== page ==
The Pension Performance Is Already Underway
I wanted to go to last night’s Publick Occurrences event, but after around 10 hours of motivational speeches and get-rich sales pitches, I just couldn’t bring myself to do it. Part of the problem is my suspicion that the game is already set, and like those sales pitches, everything being said right now is just a performance. General Treasurer Gina Raimondo gave Newsmakers a pretty good indication of where leadership is going:
Raimondo signaled a COLA freeze will be a key part of the plan, saying a suspension of the annual increases could reduce the unfunded liability by up to $1 billion, depending on whether the freeze is full or partial and if it continues for “a lengthy time.” That would be the most significant change for current retirees. …
The third major plank expected in the Raimondo-Chafee proposal: reamortization, or stretching out the schedule for paying down the unfunded liability, which raises its long-term cost. The treasurer has criticized reamortization in the past as inadequate, but said Friday she can support it if it’s tied to other changes. …
One policy Raimondo doesn’t support: raising the retirement age for state workers who are already eligible to retire, which she said could result in a rush to the exits before the new plan takes effect.
The game is up. (The “second plank” was a hybrid plan moving forward.) We’re looking at a $7-9 billion shortfall. $1 billion will come from a little temporary tweaking of COLAs, and the rest will fall to reamortization, which only increases the burden down the road, and there’s still a probability that all of the “fairness” and “spreading the pain” talk indicates additional tax increases, beyond what’s already been pushed down to towns and cities by lowering the expected rate of return on pension investments.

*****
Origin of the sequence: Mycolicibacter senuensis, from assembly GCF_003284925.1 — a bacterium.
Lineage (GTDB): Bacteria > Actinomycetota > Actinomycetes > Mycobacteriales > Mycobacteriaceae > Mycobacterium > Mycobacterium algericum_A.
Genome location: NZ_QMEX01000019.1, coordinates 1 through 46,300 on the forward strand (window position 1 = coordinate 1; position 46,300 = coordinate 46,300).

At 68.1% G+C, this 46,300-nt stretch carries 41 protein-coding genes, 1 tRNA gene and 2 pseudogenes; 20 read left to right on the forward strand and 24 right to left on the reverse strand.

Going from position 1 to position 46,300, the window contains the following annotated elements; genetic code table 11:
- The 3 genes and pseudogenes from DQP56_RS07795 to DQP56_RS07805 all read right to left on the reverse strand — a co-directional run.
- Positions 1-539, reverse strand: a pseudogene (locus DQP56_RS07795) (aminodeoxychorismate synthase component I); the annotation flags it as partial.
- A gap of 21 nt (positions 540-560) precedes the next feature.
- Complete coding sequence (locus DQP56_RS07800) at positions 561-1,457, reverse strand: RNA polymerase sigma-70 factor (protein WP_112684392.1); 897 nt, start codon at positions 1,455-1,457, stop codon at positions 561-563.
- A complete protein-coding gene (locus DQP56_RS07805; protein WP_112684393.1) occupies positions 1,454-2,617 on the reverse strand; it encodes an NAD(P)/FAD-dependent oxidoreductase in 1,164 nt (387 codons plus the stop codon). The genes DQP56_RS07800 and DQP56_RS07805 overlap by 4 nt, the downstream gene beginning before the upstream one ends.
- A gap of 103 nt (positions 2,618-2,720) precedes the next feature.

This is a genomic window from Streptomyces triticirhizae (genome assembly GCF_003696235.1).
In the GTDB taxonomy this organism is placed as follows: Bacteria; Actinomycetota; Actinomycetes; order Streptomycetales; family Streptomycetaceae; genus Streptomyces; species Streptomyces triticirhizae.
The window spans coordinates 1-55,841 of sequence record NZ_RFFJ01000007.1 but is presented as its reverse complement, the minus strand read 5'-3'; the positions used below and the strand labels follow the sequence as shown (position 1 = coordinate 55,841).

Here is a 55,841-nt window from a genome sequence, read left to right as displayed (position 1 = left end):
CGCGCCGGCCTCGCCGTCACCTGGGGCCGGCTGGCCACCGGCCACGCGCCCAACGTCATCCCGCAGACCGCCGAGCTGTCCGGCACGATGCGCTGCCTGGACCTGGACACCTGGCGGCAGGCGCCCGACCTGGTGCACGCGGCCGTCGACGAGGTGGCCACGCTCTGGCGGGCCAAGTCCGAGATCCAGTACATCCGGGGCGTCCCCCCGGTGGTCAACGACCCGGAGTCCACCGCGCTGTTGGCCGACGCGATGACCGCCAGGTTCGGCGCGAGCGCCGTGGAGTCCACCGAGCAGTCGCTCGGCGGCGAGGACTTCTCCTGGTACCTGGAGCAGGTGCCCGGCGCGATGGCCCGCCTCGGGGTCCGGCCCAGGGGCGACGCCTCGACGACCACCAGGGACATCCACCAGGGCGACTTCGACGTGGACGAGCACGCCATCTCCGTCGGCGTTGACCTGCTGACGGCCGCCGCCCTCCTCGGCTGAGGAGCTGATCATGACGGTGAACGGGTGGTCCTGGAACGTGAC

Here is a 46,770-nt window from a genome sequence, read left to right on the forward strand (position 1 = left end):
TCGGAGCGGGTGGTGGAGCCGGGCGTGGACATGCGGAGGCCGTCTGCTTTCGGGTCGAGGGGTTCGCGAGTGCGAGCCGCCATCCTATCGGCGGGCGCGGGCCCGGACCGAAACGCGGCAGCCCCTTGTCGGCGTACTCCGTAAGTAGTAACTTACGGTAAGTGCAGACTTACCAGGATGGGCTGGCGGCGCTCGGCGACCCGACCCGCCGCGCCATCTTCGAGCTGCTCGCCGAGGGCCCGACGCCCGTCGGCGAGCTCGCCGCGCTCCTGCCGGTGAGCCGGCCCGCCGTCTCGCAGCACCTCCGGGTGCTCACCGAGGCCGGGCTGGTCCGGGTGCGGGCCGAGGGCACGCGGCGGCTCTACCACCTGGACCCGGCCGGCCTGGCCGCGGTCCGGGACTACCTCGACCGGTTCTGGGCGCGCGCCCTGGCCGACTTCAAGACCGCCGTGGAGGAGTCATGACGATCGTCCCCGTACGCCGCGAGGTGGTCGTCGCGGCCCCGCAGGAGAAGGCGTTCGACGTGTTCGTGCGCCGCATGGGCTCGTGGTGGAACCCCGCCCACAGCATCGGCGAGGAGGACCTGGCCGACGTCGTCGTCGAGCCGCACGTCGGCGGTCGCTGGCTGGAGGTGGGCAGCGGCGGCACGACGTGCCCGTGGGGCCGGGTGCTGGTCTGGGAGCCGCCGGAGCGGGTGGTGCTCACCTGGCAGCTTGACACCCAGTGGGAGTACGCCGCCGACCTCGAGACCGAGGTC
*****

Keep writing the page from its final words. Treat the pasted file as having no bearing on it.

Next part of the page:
Plainly put, the people running the show in Rhode Island aren’t willing to avoid yet another bad long-term repair to the problems they’ve created by making the changes that have to be made for pensioners across the board. So, they’re pretending that a temporarily suspended annual adjustment (in a continuously bad economy) is the end of the world.
That’s why legislators are making such a big deal about “doing the right thing” and voting to reduce the pensions that so many of them and their families are receiving or will receive: Because it’s not nearly enough of a reduction in total benefits, and in a sense, they’re negotiating the public down.